PHOENIX — The director of Arizona’s veterans services department was forced out of his job this week after he hired a former state representative and she then slammed female troops serving in combat.
Joey Strickland submitted his resignation effective immediately on Tuesday after he was reprimanded for hiring former state Rep. Terri Proud after Gov. Jan Brewer explicitly told him not to.
Proud lost her job this week after she said menstrual cycles might be too problematic for women to be in combat. She made the remarks in an interview with the University of Arizona’s Arizona-Sonora News Service about her plans for the department’s women services.
Brewer’s spokesman Matt Benson said Proud’s comments are indicative of why Brewer told Strickland not to hire her.
“He acted in disregard of those instructions,” Benson said. “Of all people, Col. Strickland knows the ramifications of disregarding a direct order.”
Veterans services deputy director Robert Barnes was named interim director until a permanent replacement is found, Benson said.
Proud, who served one term in the House and was slated to start working for the department soon, drew criticism from veterans groups after she told a student reporter for the Arizona-Sonora News Service that she had concerns about women serving in combat.
“Women have certain things during the month I’m not sure they should be out there dealing with. I don’t know how to address that topic in a very diplomatic manner,” Proud told the student news service.
Activists complained about the quote to the governor, Proud said in a Facebook post on Wednesday.
“I am so devastated,” Proud wrote. “Joey is a good man, he has done so much for the Dept. and I have been a huge supporter of the Vets. I am so devastated.”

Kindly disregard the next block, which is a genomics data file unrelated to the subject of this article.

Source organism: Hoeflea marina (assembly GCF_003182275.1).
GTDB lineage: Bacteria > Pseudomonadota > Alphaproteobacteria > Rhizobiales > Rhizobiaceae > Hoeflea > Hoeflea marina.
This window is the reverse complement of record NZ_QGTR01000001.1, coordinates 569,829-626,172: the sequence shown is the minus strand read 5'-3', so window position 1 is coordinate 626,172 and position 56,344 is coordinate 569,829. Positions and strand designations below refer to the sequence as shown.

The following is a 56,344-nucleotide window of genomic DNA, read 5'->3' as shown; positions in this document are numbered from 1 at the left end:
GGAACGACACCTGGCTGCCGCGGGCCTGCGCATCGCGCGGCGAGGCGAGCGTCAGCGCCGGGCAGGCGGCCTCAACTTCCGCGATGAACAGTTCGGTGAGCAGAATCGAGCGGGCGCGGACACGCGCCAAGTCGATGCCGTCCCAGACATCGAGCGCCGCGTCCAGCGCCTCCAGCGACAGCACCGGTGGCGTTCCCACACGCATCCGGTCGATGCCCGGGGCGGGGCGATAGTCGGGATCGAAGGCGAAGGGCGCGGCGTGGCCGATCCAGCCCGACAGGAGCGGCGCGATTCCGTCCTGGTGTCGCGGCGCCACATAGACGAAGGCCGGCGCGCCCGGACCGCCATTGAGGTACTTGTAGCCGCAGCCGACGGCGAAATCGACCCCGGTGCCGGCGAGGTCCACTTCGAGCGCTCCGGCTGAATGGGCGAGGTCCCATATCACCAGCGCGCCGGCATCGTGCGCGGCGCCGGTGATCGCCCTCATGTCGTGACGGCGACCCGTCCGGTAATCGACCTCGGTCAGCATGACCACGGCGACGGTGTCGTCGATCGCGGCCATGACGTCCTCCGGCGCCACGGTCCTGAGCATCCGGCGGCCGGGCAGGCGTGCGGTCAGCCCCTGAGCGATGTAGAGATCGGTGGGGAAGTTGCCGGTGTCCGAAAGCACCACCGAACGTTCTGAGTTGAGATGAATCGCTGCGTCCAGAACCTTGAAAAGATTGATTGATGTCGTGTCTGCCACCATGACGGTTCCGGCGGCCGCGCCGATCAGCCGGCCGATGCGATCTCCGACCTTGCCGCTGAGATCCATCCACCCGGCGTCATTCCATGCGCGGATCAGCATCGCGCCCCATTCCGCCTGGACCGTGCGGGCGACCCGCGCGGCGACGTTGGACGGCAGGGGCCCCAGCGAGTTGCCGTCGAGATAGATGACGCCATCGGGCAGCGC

Strickland began looking for a new assistant last year to oversee the department’s women’s services. He expressed interest in Proud, who was serving as a state representative at the time. Brewer did not like the idea, Benson said.
“About a year ago, Col. Strickland was given very specific instructions to avoid hiring an individual that he was considering,” Benson said. “He chose to do so anyway. Unfortunately, that individual’s judgment was on display this week with some particularly ill-chosen public remarks regarding women in the military.”
Benson would not say why Strickland was ordered not to hire Proud, a fellow Republican who finished up her House term in January.
“What we have seen in the last few days is evidence of a lack of judgment. That speaks to some of our concerns,” Benson said.
During her brief time in the House, Proud made waves for attacking mandates that employer health plans cover contraception and sponsoring legislation allowing public high schools in Arizona to offer an elective high school course on the Bible. She also opposed the state’s redistricting commission.
Strickland was named veterans services director in 2008 after his predecessor, Patrick Chorpenning Sr., was forced out amid allegations of neglect and mismanagement. Chorpenning eventually pleaded guilty to conflict of interest and violating procurement laws.
“When I came on-board I found an agency broken from misadministration, morale among staff nonexistent and the Arizona State Veteran Home in Phoenix dysfunctional,” Strickland wrote in his resignation letter.
An official with the Department of Veterans’ Services referred all requests for comment to Brewer’s office on Wednesday.
Strickland retired from the Army as a lieutenant colonel in 1994. He then was appointed a colonel in the Louisiana National Guard, according to the veterans services department’s website.
“Gov. Brewer is grateful for Col. Strickland’s years of honorable service to our country and the state of Arizona,” Benson said.
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